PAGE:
The Leafs won this goalie battle. Freddie Andersen is in a better place
The Danish word for schadenfreude is … um … skadefryd.
Pleasure derived from someone else’s misfortune, in whatever language.
Which Freddie Andersen would have good reason to be feeling ’round about now, though he’d certainly never admit it.
“No, I worry about what we’ve got to do on our team,” the freckled netminder mumbled Thursday morning, when asked if he’d paid any mind to Toronto’s woes between the pipes these past couple of months, issues that haven’t dissolved despite some magical thinking in the last week. “I’ll let them deal with that.”
Still speaking softly but carrying a big goalie stick, the kind of commanding paddle he’d been up a creek without in his waning days as a Leaf.
If Andersen wasn’t exactly ridden out of town on a rail last summer, he was certainly pushed along on a handcar, free-agent jettisoned as the Maple Leafs reconfigured their net presence, all-in with Jack Campbell and certainly that was a rational decision at the time. But these have been anxious times for Toronto in the crease, even as some have fallen in “love at first sight” with Erik Källgren, the 25-year-old who made his second career NHL start against Carolina on Thursday at Scotiabank Arena. With Andersen at the other end of the ice.
Swede out-backstopped Dane, it turned out, as Toronto prevailed 3-2 over the Hurricanes, Andersen handed his second loss on ex-team ice in five weeks — on this night with the Leafs tarted up in vintage St. Pats jerseys, glaring o’ the green to mark the Irish patron saint holiday.
It was Källgren who held the Hurricanes at bay, particularly during a 9-1 shots-on-goal stretch in the first period wherein Andersen barely saw a puck — and is still looking for the one that Ilya Mikheyev somehow stuffed past him short side backhand at 15:48. Mitch Marner streaking down the right side after John Tavares adroitly chipped in the puck off the boards made it 2-0: two goals on just eight shots against Andersen.
Källgren’s blanking spell was broken after 104 minutes and nine seconds, 4:09 into the third frame, beaten five-hole by Ethan Bear. The Leafs restored their two-goal bulge three minutes later on a two-on-one, red-hot Ondrej Kaše one-timing a terrific saucer pass from William Nylander.
How long does this feel-good goaltending redux story last? Campbell continues to recover from a rib injury, Petr Mrázek has been a godawful bust when given the opportunity to seize the net, and Kallgren, on the heels of a debut shutout Tuesday, is the latest putative saviour, guarding the cage for a club that hasn’t had a knockout goaltender since Eddie Belfour almost two decades ago.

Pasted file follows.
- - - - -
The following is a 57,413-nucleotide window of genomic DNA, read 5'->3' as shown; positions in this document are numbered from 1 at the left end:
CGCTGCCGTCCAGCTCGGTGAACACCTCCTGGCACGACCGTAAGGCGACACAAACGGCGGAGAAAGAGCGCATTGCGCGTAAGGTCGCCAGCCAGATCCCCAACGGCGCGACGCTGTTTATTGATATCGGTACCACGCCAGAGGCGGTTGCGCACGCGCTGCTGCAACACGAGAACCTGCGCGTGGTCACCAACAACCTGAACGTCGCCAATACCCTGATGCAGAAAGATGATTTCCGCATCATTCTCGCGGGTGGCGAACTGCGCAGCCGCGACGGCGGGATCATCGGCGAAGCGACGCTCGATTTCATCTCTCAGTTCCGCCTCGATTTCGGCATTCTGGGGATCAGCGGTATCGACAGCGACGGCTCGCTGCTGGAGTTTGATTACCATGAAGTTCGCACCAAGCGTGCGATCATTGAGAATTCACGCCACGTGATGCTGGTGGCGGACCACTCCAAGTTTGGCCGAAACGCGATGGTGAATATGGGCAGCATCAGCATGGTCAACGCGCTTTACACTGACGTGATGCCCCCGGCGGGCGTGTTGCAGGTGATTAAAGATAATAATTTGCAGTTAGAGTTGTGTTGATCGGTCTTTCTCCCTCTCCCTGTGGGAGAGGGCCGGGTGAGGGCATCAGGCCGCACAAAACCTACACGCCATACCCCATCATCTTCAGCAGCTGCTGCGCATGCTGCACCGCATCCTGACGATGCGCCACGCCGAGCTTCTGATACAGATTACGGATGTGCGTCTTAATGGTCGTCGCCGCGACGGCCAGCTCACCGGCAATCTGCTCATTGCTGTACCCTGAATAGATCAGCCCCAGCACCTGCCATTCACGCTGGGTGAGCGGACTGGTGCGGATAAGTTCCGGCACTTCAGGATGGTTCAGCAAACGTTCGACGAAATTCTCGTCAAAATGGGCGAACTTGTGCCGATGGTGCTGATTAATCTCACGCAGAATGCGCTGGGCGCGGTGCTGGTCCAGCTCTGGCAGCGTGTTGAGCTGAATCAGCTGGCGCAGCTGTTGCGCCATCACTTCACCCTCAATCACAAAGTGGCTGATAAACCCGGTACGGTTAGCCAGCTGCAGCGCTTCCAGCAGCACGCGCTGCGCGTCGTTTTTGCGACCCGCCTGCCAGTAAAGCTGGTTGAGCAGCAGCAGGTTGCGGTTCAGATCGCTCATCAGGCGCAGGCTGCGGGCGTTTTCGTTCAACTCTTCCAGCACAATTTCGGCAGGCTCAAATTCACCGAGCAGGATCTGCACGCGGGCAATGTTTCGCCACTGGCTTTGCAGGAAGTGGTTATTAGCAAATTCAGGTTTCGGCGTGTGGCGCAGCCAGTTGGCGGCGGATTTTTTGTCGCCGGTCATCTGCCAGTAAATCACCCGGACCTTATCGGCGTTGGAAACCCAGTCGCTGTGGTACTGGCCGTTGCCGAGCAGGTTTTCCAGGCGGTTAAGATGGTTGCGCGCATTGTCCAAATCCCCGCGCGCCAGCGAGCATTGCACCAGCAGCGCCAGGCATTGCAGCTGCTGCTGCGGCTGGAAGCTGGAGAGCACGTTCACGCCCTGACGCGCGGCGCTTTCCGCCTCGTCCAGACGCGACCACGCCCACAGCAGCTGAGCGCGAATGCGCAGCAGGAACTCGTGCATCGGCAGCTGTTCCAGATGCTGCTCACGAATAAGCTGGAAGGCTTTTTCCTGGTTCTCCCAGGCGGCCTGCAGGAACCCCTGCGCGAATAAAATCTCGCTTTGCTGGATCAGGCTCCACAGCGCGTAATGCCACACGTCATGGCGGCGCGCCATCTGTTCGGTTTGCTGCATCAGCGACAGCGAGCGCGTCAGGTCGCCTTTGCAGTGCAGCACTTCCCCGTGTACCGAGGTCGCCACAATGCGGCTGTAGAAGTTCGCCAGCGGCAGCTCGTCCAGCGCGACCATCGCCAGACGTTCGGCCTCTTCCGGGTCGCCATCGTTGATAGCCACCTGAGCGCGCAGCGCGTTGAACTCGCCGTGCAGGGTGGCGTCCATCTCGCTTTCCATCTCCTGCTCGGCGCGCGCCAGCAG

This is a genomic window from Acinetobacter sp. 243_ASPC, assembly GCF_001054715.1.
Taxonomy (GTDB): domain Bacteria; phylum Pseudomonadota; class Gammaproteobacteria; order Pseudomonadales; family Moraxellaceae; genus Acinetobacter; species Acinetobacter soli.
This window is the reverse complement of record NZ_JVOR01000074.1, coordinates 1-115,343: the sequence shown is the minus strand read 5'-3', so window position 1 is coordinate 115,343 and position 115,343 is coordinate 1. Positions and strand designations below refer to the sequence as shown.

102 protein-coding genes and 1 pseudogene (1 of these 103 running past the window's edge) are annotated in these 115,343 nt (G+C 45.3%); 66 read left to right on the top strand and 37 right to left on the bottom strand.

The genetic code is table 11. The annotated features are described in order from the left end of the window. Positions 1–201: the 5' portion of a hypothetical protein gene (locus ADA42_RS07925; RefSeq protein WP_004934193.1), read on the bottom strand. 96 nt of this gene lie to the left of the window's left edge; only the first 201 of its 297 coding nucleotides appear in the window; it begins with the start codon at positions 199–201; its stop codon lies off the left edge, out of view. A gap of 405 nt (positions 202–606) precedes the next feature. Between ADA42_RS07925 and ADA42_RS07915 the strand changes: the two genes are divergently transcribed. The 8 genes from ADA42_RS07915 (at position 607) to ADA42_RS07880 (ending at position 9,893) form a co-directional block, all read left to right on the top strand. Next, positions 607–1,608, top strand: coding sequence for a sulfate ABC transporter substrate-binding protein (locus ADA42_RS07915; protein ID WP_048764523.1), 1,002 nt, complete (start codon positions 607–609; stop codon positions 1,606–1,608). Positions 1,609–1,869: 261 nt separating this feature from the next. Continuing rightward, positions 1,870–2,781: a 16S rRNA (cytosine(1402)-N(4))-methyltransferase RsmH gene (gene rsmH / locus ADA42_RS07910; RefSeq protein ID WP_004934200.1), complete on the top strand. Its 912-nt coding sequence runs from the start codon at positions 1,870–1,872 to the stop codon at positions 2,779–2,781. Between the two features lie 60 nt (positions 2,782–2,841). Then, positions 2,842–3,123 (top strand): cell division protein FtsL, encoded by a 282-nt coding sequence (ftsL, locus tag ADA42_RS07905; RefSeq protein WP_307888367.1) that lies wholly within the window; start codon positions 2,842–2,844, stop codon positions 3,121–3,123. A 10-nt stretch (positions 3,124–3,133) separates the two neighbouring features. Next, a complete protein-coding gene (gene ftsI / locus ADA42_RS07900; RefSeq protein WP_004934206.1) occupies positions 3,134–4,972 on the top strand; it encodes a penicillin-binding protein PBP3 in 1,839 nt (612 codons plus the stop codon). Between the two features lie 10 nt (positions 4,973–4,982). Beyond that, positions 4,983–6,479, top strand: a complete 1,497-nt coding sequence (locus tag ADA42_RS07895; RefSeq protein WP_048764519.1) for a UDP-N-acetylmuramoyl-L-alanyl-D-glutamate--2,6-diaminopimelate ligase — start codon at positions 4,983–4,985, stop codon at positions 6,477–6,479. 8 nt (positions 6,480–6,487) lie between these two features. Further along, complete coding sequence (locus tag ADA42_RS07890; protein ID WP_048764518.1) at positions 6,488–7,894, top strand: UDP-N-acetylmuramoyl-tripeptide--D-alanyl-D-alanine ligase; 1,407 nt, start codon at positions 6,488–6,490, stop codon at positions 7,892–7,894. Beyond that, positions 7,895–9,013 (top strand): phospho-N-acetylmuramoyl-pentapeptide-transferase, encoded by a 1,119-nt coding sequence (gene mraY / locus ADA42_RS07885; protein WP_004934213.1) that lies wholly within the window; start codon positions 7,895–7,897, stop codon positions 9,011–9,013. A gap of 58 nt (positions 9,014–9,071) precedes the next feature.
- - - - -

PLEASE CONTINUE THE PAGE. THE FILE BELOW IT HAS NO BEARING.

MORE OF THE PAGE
Andersen wasn’t the answer to Toronto’s prayers, if maybe a novena on the rosary for most of his five years hereabouts. He was certainly a key component in three of five consecutive opening-round playoff ousters, not yet part of the crew for the Collapse on Causeway Street in 2013 and never summoned to the net at all 10 months ago against Montreal, supplanted by Campbell. While Andersen can point to a tiffany 2.78 post-season goals-against average as a Leaf, he was definitely not a tall cool glass of Game 7 water in back-to-back eliminations by Boston: six goals allowed in a 7-4 loss in 2018, three in a 5-1 loss (a pair of empty-netters) in 2019.
Just to make the point that Andersen did not come up six-foot-four and 230-pound large in his most critical games whilst a Leaf. And faith had utterly eroded last spring, when he started just one regular-season game for Toronto after March 19, a downward spiral he blamed on a chronic knee issue that didn’t respond well to treatment.
Keep that in mind if regretful about the masked man that got away. Toronto could barely give him away not long ago and Andersen actually took a pay cut when signing with Carolina in July — the team that first drafted him in 2010, though he chose to go back into the ante pot because he didn’t see a route to the NHL in Raleigh.
Obviously Andersen has reverted to the form he’d shown in Toronto in his best of days: Entering Thursday, a league-leading GAA of 2.06, second in save percentage (.919), second in wins (30), lah-de-dah. He is thriving on a club that sits second in the Eastern Conference, but with a game in hand on Florida. While the Great Dane — until not-so-great — has silenced his detractors, demonstrating anew that his No. 1 chops, he still needs to prove his mettle in the playoffs. Which likely won’t be quite so arduous with a stalwart blue-line cadre in front of him.
“We have a really, really good D-corps,” Andersen noted following the morning skate. “So many players I’ve been impressed with coming in. It helps knowing where everyone’s going to be here.”
Was that a gentle shot at the defence platoons that routinely hung him out to dry in Toronto? On the other hand, can’t say errors from the rearguard were responsible for the infernal, soul-crushing soft goals Andersen gave up with confounding regularity.
For better or worse — clearly the former — Andersen survived his tenure in Toronto, where goalies come to be praised and then condemned. It’s a tough market for a netminder, no less with a current sparkly roster. “I felt a lot of different things that you didn’t see a lot of the time,” he hedged. “Definitely before the pandemic, it was a fun time for me. The world changed pretty drastically after that. During the first few years here I loved it.”
What went wrong between then and right now? “There were a lot of factors, it’s tough to put (your finger) on one thing. The main thing for me is probably the work I did in the summer to get healthy, to get ready to play. And obviously grateful for the opportunity to play on a really good team. The guys have an incredible culture.